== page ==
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A cluster of neural cells were derived from human embryonic stem cells in the lab of Su-Chun Zhang. The motor neurons are shown in red, neural fibers appear green, and the blue specks indicate DNA in cell nuclei. Photo courtesy of UW-Madison.
A research team at the University of Wisconsin-Madison has succeeded in enticing human embryonic stem cells to become spinal motor neurons, the cells that transmit messages from the brain to the rest of the body.
The work on this phase of the project was completed some time ago but the findings were just published Monday in the advance online version of the journal Nature Biotechnology
Influencing the cells to become motor neurons and gathering all the necessary background information in a nascent corner of medical research required years of trial-and-error work, according to study leader Dr. Su-Chun Zhang, assistant professor of anatomy and neurology in the Stem Cell Research Program at the UW's Waisman Center.
"It was a little bit hard, because no one had done any work on human motor neurons," Zhang told WTN. "Actually, when we started, nothing was done even on mouse cells. There were no reports whatsoever. That's why it took a little big longer."
In their research, Zhang and his team discovered that timing is truly everything in coaxing tabula rasa stem cells into specific fates. The team found that there is a narrow window of time, roughly between the third and fourth week of human development, in which those stem cells could be influenced to become spinal motor neurons. At the same time, the cells' environment-the arrays of growth factors and hormones that the cells were exposed to at any given time-had to provide the exact conditions needed to guide them to the desired result.
"The timing, the environment-you have to be perfect. Otherwise you will get [results] all over the place," Zhang said. "That's really why the scientific community is more interested in this piece of work. It could potentially impact the field in general.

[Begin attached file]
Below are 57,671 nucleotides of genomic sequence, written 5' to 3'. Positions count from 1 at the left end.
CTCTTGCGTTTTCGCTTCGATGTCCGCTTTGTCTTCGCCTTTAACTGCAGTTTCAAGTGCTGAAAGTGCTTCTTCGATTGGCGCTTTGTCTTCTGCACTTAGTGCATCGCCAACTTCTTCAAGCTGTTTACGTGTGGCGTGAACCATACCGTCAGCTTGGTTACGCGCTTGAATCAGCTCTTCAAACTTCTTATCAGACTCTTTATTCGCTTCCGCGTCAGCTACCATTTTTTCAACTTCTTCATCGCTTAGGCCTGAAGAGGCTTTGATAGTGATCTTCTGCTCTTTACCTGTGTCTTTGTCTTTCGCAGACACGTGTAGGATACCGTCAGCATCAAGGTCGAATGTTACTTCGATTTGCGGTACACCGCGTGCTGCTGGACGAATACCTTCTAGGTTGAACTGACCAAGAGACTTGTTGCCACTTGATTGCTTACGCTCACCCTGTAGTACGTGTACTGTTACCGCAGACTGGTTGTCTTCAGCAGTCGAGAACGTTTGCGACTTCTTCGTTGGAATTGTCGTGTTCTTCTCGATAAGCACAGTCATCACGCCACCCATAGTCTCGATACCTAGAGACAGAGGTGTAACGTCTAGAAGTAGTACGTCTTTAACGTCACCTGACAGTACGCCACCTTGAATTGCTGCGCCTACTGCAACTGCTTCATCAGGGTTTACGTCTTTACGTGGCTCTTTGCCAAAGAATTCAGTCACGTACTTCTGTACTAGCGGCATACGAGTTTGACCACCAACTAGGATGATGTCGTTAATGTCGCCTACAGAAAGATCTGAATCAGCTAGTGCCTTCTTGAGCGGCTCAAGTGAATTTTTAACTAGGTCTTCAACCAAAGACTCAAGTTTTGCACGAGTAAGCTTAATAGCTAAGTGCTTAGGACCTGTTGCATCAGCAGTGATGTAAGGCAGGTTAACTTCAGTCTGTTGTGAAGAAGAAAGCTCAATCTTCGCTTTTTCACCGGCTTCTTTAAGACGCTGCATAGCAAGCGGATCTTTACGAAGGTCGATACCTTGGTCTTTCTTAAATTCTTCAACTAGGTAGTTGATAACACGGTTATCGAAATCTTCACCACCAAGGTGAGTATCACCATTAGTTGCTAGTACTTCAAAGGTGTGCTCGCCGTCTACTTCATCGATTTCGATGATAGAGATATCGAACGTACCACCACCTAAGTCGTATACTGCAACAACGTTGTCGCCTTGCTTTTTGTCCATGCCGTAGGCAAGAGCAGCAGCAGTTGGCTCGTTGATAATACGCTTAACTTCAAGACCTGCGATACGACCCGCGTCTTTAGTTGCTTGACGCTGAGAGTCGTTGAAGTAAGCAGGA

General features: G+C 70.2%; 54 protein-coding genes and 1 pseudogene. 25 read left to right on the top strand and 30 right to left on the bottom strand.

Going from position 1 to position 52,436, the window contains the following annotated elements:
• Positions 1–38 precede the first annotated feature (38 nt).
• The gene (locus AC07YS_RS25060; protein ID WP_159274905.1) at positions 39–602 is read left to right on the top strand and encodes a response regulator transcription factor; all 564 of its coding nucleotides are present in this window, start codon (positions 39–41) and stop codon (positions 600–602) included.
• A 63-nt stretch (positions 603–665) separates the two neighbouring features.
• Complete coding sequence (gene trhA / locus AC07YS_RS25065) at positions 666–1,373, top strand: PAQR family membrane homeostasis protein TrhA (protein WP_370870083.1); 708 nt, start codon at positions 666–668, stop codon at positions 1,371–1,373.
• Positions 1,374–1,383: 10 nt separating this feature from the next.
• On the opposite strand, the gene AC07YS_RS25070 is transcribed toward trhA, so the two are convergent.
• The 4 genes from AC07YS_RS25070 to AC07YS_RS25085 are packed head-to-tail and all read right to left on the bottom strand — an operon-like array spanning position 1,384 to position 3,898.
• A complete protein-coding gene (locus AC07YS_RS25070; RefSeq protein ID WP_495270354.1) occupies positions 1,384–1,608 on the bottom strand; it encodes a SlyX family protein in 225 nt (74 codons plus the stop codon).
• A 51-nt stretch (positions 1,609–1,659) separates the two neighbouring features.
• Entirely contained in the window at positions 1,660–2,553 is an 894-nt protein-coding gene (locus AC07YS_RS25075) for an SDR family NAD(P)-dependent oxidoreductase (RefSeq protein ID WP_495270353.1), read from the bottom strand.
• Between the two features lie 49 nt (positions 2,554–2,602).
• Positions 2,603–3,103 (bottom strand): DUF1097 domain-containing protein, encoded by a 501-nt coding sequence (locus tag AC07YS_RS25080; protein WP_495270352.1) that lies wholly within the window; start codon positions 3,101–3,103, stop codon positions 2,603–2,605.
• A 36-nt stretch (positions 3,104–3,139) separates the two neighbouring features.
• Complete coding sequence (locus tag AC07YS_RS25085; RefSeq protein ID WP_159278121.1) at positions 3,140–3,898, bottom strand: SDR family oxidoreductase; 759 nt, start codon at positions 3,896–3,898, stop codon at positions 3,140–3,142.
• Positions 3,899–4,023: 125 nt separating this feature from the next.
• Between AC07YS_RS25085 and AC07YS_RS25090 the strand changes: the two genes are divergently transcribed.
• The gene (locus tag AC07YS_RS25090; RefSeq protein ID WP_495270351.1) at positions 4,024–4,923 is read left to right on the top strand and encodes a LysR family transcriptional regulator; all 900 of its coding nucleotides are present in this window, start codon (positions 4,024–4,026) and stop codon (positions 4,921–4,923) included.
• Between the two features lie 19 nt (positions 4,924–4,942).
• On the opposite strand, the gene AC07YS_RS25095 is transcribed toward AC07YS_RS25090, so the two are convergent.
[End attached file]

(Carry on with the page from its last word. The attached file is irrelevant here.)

"You have to follow the timing," he added. "[If] you train a baby before they can sit to go to the toilet or walk around, it's just not possible. So that's the message we are trying to deliver."
The real fruit of the project was that the team was able to document those procedures for the stem cell research community at large.
"I think the important part is that we found the basic principle of guiding stem cells to specialize themselves," Zhang said. "You have to follow the need of the stem cells in order to guide them toward a specific, specialized cell."
In addition to potentially aiding victims of spinal cord injuries, the Zhang team's findings could lead to novel treatments for degenerative neurological diseases such as amyotrophic lateral sclerosis (ALS), or Lou Gehrig's Disease, researchers say. In the short term, the findings give neurological disorder researchers a step up in testing various compounds that affect motor neurons.
ALS is a progressive, always-fatal neurological disease that attacks the neurons responsible for controlling voluntary muscles.
"It is the first report of making human embryonic stem cells into motor neurons, so it's clearly the right tissue and the right cell type we're looking for in ALS [research]," said Lucie Bruijn, Ph.D., science direction and vice president at the ALS Association
, a major funder of Zhang's research. "The most immediate and exciting application is that it certainly is an excellent research tool to try to screen drugs in these motor neurons."
Even though there are progenitor cells in the human brain, it is very difficult for the brain to replace large cells such as motor neurons. With their long axons and the sheer distance they have to travel, it is unrealistic to expect that scientists will be able to get human motor neurons to reproduce and reattach in the body properly in the short term, according to Bruijn. But there is hope.
"It does provide us with a first important step, that we can actually make these cells in culture systems and we can use them in a variety of studies to understand why these cells die and to manipulate them in a dish and certainly, in model systems, to try to work on transplanting them and encouraging them to reconnect appropriately," Bruijn said. "It's a fantastic study, and it's certainly a group of scientists that have worked very hard at making this achievement, and I think it's a huge step forward. I think everyone would wish that it would be an immediate therapy, but clearly that's down the line in terms of the challenges of transplants."
The ALSA announced this week that it also has awarded funding to Zhang for a new project phase in which Zhang and his team will graft the human motor neurons into the spinal cords of chicken embryos and mice as a next step in their research.
"The basic work is the continuation of the current project," Zhang said. "That is, to confirm or to test whether the new (human) motor neurons produced in a Petri dish survive or do something in live animals – such as chickens and mice – in embryos or even [animals] in a diseased condition."